Aspen restaurateur Rob Ittner puts Rustique, Cooking School, Cottage up for sale
The Aspen Times
Editor’s note: The following article has been altered to include chef Charles Dale, who co-founded Rustique Bistro with Rob Ittner.
Just a handful of Aspen restaurateurs can say they have owned an operation for at least two decades here, but that fraternity could be shrinking.
Rob Ittner, the owner of Rustique Bistro since its fall of 2000 debut, would join that select group — Cache Cache, Campo de Fiori, Domino’s, Jimmy’s An American Restaurant and Bar, Little Ollie’s, Matsuhisa, Mezzaluna, New York Pizza and Su Casa, for example — if he were to keep cranking away until the autumn of 2020.
Ittner, however, has opted to test the market by listing for sale Rustique, the Cooking School of Aspen and his recently launched The Cottage Aspen, all of which are located in a culinary compound of sorts at the corner of East Hopkins Avenue and Monarch Avenue.
Ittner, 48, said he is exploring what else life has to offer him, though he said the food-and-beverage industry has treated him well since he moved here, sight unseen, in January 1999 after a teaching stint at the New England Culinary Institute in Vermont.
“It’s time for me to explore some options and changes in my personal and professional life,” he said Friday.
Ittner said he is not in a rush to sell the businesses. He said plans to stay on at least through the upcoming ski season.
“I have hundreds of thousands of dollars booked in parties, including JAS Aspen events, including Christmas events, including January and February events,” he said. “So we have a lot of events that have already been booked.”
Through broker Angi Wang of the commercial real estate firm Setterfield & Bright, Ittner began marketing his three businesses Friday afternoon on the Multiple Listing Service. The initial asking price is $685,000, which would entitle the new owner to the three businesses’ assets and leases, which all have 13 years remaining on them Ittner, said.
“Seller prefers to close in the Spring 2019,” the listing says.
While the three businesses are being marketed as one package, Ittner, a former Pitkin County commissioner who is running to unseat incumbent Commissioner Patti Clapper in the November elections, said he would be open to selling them individually.
“The creativity of the offer is in the buyer’s hands much more than the seller’s,” he said.
The three businesses combine to have 15 to 30 employees, depending on the time of the year, Ittner said. He told them earlier this week that he was putting the trio up for sale.
Rustique, an upscale comfort-food bistro that Ittner co-founded with chef Charles Dale, is the cornerstone of the operation.
“Rustique is not at all a failing business,” Ittner said, noting the city’s most recent sales tax report, from May, showed Aspen restaurants were up 1 percent for the first five months of the year.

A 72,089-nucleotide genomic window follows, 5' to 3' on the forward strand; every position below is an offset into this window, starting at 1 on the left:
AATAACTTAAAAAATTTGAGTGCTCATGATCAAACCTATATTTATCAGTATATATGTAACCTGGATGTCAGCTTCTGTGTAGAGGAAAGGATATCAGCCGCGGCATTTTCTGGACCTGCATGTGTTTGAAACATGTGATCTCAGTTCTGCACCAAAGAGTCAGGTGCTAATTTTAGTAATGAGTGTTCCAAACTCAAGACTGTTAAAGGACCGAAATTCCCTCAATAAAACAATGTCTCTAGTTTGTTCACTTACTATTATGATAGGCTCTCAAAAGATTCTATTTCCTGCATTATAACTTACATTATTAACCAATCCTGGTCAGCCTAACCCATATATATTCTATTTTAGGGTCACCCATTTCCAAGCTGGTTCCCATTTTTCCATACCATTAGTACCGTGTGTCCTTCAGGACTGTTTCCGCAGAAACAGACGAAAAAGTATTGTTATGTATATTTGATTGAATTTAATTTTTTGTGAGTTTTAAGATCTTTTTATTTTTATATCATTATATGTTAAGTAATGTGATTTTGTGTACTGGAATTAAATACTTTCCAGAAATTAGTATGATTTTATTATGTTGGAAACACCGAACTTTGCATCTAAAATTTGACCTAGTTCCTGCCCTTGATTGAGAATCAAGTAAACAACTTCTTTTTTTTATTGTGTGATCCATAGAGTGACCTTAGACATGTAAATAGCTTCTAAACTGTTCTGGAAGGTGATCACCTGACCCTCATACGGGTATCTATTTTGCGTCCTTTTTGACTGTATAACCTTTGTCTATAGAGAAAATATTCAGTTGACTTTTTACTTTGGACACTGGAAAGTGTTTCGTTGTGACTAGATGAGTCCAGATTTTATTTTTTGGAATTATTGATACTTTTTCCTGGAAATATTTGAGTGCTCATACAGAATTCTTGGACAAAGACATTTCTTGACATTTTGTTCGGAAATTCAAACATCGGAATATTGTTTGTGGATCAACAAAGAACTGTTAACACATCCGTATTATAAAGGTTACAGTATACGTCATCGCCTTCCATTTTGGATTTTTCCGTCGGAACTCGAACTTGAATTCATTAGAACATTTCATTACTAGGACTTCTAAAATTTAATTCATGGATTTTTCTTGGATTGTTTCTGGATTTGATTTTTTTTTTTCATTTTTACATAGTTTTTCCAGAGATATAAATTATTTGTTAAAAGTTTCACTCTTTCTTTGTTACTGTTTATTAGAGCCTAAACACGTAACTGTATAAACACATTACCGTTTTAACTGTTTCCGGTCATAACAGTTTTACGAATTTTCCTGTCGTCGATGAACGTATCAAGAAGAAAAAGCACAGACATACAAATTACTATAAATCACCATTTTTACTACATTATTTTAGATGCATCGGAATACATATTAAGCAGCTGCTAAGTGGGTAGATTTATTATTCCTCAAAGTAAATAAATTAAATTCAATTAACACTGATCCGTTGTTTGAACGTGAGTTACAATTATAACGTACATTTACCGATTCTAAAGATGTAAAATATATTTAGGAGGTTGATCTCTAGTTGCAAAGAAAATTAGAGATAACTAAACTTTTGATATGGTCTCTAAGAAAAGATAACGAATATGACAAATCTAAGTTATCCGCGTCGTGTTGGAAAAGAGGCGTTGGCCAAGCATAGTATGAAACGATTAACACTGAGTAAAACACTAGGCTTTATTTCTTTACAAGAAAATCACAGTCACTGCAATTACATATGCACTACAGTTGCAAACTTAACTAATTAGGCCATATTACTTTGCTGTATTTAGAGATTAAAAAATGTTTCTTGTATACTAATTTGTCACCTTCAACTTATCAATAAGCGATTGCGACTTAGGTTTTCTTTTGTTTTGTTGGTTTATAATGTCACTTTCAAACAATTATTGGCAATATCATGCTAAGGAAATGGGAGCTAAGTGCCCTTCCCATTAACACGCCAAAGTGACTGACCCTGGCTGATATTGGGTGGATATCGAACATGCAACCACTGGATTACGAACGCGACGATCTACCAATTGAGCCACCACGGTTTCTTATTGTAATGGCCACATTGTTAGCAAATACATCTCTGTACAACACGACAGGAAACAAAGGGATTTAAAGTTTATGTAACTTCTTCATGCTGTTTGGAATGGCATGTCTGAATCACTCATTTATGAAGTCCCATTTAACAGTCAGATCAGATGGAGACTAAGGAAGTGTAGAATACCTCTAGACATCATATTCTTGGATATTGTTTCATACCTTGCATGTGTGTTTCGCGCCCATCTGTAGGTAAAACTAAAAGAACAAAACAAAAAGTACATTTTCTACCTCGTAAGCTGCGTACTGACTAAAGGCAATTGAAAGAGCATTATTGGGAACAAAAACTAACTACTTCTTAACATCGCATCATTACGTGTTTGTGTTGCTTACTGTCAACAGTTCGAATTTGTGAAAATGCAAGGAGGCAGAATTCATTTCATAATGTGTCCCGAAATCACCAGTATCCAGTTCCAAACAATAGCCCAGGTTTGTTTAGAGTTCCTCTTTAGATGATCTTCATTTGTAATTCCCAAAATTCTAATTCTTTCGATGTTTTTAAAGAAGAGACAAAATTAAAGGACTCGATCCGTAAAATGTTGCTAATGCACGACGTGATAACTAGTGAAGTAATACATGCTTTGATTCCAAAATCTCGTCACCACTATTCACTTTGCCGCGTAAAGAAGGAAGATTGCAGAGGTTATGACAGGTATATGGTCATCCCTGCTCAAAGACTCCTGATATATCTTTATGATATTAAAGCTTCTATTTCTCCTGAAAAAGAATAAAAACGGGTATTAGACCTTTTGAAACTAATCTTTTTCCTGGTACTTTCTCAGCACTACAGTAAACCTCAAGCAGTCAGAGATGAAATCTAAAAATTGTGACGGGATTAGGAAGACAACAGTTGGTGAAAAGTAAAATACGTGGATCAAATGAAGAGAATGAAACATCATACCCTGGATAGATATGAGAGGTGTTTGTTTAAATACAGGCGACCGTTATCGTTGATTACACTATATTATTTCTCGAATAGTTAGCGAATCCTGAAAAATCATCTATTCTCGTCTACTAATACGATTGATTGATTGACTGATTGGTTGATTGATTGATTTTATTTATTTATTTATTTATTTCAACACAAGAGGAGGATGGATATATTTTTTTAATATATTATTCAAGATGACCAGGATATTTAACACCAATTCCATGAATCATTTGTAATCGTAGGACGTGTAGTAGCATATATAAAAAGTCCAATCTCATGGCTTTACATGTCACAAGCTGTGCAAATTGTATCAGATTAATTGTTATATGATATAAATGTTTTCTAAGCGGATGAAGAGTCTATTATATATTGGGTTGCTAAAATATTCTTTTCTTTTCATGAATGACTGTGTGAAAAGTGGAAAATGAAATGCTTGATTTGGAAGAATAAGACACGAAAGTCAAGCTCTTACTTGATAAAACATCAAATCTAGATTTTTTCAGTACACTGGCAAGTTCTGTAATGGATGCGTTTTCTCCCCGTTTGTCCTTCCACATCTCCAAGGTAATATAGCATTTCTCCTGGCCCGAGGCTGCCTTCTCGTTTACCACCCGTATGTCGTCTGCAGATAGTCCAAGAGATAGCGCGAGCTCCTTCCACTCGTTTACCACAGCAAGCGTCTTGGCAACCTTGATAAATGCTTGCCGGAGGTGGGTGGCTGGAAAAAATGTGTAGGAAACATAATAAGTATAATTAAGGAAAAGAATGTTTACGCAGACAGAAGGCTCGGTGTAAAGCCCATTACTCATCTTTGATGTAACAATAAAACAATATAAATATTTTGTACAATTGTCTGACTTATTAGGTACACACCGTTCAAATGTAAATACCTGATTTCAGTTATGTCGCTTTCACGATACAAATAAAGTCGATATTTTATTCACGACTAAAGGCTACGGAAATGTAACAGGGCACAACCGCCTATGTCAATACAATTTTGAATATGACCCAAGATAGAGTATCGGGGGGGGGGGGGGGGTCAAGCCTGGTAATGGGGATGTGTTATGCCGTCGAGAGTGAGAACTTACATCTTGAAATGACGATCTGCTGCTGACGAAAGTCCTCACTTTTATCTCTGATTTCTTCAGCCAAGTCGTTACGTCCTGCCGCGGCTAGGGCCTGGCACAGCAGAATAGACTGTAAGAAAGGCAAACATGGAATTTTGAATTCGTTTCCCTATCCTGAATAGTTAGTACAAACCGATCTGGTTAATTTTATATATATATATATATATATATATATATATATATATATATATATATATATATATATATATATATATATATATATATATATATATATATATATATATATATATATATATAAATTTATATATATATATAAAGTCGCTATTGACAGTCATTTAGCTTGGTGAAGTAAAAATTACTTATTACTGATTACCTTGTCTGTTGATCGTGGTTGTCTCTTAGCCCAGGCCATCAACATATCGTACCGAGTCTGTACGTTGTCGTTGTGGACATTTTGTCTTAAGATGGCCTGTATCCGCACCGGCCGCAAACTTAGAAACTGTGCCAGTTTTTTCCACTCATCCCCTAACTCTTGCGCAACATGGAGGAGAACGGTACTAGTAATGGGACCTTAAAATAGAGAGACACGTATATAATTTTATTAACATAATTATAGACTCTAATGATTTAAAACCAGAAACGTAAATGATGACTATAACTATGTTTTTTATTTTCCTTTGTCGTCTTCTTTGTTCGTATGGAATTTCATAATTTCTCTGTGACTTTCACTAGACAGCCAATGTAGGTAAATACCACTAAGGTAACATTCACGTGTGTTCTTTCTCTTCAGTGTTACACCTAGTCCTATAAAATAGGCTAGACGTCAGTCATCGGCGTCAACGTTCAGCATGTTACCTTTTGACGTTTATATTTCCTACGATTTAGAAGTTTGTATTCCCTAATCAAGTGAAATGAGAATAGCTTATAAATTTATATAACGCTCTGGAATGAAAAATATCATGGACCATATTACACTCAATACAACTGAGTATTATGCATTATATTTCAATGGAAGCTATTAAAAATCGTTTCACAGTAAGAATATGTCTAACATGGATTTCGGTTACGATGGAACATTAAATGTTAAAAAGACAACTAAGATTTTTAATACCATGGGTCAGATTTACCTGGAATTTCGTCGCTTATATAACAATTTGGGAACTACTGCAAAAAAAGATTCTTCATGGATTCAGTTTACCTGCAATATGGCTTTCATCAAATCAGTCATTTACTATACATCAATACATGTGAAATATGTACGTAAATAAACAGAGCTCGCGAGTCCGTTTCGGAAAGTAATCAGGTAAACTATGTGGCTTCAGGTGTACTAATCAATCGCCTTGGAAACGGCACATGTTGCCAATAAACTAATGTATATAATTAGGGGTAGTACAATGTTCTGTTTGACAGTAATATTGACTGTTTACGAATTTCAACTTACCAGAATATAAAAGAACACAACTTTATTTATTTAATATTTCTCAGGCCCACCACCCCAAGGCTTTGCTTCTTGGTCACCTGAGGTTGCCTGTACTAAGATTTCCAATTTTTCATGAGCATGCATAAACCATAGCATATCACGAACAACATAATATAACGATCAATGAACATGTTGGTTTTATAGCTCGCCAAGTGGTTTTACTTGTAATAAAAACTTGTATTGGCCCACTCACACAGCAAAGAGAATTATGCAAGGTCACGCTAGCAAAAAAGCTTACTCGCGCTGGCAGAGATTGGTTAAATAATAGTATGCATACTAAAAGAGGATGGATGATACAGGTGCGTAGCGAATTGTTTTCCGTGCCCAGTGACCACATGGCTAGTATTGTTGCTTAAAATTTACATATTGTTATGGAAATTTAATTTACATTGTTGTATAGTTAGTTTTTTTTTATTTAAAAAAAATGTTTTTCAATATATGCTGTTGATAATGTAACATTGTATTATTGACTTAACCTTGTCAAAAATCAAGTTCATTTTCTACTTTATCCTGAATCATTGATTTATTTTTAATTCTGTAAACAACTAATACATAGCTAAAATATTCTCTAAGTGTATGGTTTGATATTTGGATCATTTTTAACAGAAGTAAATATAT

That’s basically a flat figure at best, considering rising costs for restaurants, but Ittner said Rustique’s business improved 6 percent from January through May.
“I do provide an income for myself,” he said. “It’s not liking I’m selling because I need to find a way out.”
Ittner said he’s open to other career endeavors, regardless of the outcome of the upcoming fall election, but there’s no doubting what line of private-sector work is the most natural fit for him, he said.
“I don’t think I’ll change careers,” he said. “I love the food-and-beverage industry. And I also need to make clear I have no intention of leaving Aspen. There is a lot of opportunity in this community for me.”
Aspen’s restaurants deal with their fair share of challenges, as Ittner, the restaurant representative on Aspen Chamber Resort Association’s board of directors, has routinely pointed out.
The three most obvious are the cost of expenses, the seasonality of the business and attracting and retaining a quality workforce, he said. This summer’s labor crunch has made it more difficult than usual for employers to hire staff.
“I think it’s always been tough in Aspen, but I think it’s a little bit harder now than ever,” he said, noting a simple expense of hiring a plumber costs significantly more here than if one were hired in Denver.
Those demands, however, can be offset by the rewards of the interacting with customers ranging from working-class locals to heads of states and companies, he said.
“We have a strong intellectual appreciation for food and beverages in Aspen,” he said. “That’s one reason I’ve expanded the Cooking School,” which has evolved into one of Aspen’s go-to places for special events.
The quaint Cottage Aspen, located in a modest Victorian on the western edge of restaurant row, is a venue for small parties and special events, and also serves as an art gallery.
Ittner’s sweat equity over the years most recently included him being the restaurant’s chef for four months. He said he has hired an executive chef and plans to hire a director of operations in time for the winter.
He will continue to operate as if it is business as usual, adding he has invested more than six figures over the past year into the now three-pronged operation covering 7,913 square feet.
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